Most of my photos are of people who have broken off from mainstream society and created their own worlds in some way – from LGBTQ+ communes, to Juggalos, to people who refuse to wear masks because they don’t believe Covid exists. And one of my favourite ways to explore these worlds is by looking at the ways they interact with the capitalist system we all live under – merchandise, tourist attractions, themed restaurants – because I think it gives the viewer something to relate to.
The photos from my series documenting Christian tourist attractions were taken mostly in the US, specifically Florida, Arkansas, Kentucky, California, and Missouri. There’s also a photo from the UK, and one from Hong Kong. If I had more money, there are a bunch of Christian attractions in Latin America that I would’ve loved to have visited.
The most famous attraction was the Holy Land Experience in Florida. It’s been billed as the Christian alternative to Disney World, and is just down the street from the regular Disney World in Orlando. It’s themed after the streets of old Jerusalem, and has biblical mini-golf and – surprisingly gory – daily reenactments of Christ’s crucifixion. Or it did once: they laid off most of their staff just before the pandemic and closed indefinitely. When I went to take the photos, the security people guarding the site told me it was closed for good and would be getting demolished soon to build a hospital or something. There were workers removing all of the religious statues. It had a real ‘Solomon’s Temple’ kind of vibe.
The most strange place I visited was probably the Noah’s Ark theme park in Hong Kong. It was right next to a derelict fishing village, the residents of which had been forcibly evicted to make way for the Ark. The attraction was enormous and I saw maybe five other visitors in the two hours I was there. The emptiness, coupled with the fact that people had been forced out of their homes to build it, made the whole place feel sad and a little creepy.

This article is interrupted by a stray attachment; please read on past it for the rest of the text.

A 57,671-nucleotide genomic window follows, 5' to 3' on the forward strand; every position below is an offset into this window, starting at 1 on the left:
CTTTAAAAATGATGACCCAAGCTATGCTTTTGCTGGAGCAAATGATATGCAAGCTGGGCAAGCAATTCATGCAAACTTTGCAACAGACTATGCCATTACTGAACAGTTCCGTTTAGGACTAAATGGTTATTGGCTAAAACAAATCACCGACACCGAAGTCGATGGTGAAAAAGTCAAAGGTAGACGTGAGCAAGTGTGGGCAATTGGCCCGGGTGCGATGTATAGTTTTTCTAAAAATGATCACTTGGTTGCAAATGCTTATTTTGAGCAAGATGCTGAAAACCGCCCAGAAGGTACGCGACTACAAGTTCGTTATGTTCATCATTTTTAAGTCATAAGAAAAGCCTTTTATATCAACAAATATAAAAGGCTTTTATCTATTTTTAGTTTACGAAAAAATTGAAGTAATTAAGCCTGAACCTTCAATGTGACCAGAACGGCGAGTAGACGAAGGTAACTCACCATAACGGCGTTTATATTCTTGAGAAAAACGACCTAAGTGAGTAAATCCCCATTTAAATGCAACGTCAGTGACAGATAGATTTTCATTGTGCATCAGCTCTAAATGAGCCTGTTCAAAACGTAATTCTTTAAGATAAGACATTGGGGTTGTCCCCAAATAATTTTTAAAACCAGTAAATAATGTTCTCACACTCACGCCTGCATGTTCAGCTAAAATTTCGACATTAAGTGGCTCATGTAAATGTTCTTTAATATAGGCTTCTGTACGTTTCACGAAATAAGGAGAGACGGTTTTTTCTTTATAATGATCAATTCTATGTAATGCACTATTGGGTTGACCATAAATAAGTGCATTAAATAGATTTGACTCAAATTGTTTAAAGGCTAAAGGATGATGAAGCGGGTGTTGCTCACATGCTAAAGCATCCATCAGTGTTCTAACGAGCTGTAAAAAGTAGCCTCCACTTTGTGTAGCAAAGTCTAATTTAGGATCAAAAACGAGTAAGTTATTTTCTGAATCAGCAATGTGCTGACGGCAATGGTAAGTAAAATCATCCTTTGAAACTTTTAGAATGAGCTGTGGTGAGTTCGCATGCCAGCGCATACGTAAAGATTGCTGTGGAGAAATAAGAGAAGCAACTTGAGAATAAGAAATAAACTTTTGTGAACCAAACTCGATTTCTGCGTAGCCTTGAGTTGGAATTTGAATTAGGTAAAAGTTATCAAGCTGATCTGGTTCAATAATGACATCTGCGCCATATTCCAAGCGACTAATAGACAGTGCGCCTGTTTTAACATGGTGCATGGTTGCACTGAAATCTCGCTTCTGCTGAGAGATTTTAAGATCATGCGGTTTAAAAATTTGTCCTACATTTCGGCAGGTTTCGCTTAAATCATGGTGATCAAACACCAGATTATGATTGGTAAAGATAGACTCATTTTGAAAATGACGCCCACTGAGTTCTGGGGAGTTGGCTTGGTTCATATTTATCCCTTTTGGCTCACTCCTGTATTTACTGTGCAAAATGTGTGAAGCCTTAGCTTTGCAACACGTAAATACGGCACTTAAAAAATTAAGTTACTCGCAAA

There definitely seems to have been a downward trend overall in the popularity of these things. A couple closed permanently during the pandemic. And people that worked at some of them told me their visitor numbers had been steadily dropping for years before that. I think that’s for a few reasons. The biggest one being that people are becoming less Christian in this country. What was once a supermajority of white Christians – more than 80 per cent of Americans identified as such in 1976, and two-thirds in 1996 — has now plateaued at about 44 per cent.
The other big factor is that, in my experience, these attractions are not interesting enough to compete with secular attractions. They get too bogged down in bombarding their visitors with information. Like the Noah’s Ark theme park in Kentucky. Though it’s frequently referred to as a theme park, there aren’t really any of the rides or big entertaining experiences you’d usually associate with a theme park. It’s mostly just wall after wall of incredibly wordy signs explaining fossils and the layers of the earth’s crust and how that proves evolution could never have happened. And with how expensive some of these are (last week I went to the Creation Museum in Kentucky, and my ticket with parking was $50; definitely the most I have ever paid to visit a museum – it’s about three times as expensive as the Louvre!), it feels like the majority of families are going to opt for something secular that’s more likely to keep their kids entertained for a few hours.
Pretty much everyone I met at these things was incredibly pleasant – or at least they were while speaking to me. I’m queer, and a few of the places I visited quite explicitly promoted anti-queer beliefs. The Creation Museum in Kentucky had a kids’ book in the gift shop about how marriage should only ever be between a man and a woman. So while the staff there were very friendly to me when I interacted with them, I would consider the fact that they’re trying to indoctrinate children into bigotry (that is specifically opposed to my existence) to be a touch unwelcoming!
The only bad interaction I had with a person was at a themed resort in Missouri called Morningside, which was started by the televangelist Jim Bakker. I hadn’t asked for permission to visit, and when the people working there saw my camera, they sent over a very angry man with a gun to yell at me and escort me off the property. The gun wasn’t pointed at me or anything, it was just in a holster on his hip. But, maybe because I’m not American, I find being yelled at by a person with a gun anywhere on their person to be quite a jarring experience.
Another – more pleasant – memory that will stay with me was visiting the recreation of the crucifixion of Christ that I saw at a place called the Great Passion Play in Arkansas. It was staged on this enormous set built into a hillside, with live animals, special effects, and over a hundred actors. My enjoyment of it could have been heightened because it was one of the first things I did after emerging from months of quarantine, but it genuinely blew me away. It was one of the best live theatre experiences I’ve ever had.
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